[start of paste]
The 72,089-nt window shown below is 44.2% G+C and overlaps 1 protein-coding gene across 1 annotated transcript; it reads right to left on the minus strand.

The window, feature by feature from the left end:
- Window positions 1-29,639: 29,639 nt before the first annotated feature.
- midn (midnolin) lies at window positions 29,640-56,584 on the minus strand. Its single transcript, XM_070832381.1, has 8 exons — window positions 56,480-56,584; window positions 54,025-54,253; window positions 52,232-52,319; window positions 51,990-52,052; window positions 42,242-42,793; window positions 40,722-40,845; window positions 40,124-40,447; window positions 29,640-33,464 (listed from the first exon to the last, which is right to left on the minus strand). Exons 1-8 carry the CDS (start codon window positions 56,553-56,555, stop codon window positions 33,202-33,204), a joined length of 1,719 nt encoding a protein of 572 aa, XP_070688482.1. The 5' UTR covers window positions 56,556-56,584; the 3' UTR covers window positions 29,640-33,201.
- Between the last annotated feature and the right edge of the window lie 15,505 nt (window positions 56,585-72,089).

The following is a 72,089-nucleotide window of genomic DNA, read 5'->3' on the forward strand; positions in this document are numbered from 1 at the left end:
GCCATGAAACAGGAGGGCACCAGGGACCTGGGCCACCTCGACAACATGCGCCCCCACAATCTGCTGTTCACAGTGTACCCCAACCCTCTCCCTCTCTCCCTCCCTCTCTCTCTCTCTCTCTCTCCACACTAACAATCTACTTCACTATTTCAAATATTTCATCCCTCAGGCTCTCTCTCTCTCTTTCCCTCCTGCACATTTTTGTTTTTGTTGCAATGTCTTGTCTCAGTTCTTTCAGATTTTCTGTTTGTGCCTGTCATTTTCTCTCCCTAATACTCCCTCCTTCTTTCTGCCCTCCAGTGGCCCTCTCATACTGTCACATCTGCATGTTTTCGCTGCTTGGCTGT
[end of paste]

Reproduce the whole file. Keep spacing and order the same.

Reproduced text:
The 72,089-nt window shown below is 44.2% G+C and overlaps 1 protein-coding gene across 1 annotated transcript; it reads right to left on the minus strand.

The window, feature by feature from the left end:
- Window positions 1-29,639: 29,639 nt before the first annotated feature.
- midn (midnolin) lies at window positions 29,640-56,584 on the minus strand. Its single transcript, XM_070832381.1, has 8 exons — window positions 56,480-56,584; window positions 54,025-54,253; window positions 52,232-52,319; window positions 51,990-52,052; window positions 42,242-42,793; window positions 40,722-40,845; window positions 40,124-40,447; window positions 29,640-33,464 (listed from the first exon to the last, which is right to left on the minus strand). Exons 1-8 carry the CDS (start codon window positions 56,553-56,555, stop codon window positions 33,202-33,204), a joined length of 1,719 nt encoding a protein of 572 aa, XP_070688482.1. The 5' UTR covers window positions 56,556-56,584; the 3' UTR covers window positions 29,640-33,201.
- Between the last annotated feature and the right edge of the window lie 15,505 nt (window positions 56,585-72,089).

The following is a 72,089-nucleotide window of genomic DNA, read 5'->3' on the forward strand; positions in this document are numbered from 1 at the left end:
GCCATGAAACAGGAGGGCACCAGGGACCTGGGCCACCTCGACAACATGCGCCCCCACAATCTGCTGTTCACAGTGTACCCCAACCCTCTCCCTCTCTCCCTCCCTCTCTCTCTCTCTCTCTCTCCACACTAACAATCTACTTCACTATTTCAAATATTTCATCCCTCAGGCTCTCTCTCTCTCTTTCCCTCCTGCACATTTTTGTTTTTGTTGCAATGTCTTGTCTCAGTTCTTTCAGATTTTCTGTTTGTGCCTGTCATTTTCTCTCCCTAATACTCCCTCCTTCTTTCTGCCCTCCAGTGGCCCTCTCATACTGTCACATCTGCATGTTTTCGCTGCTTGGCTGT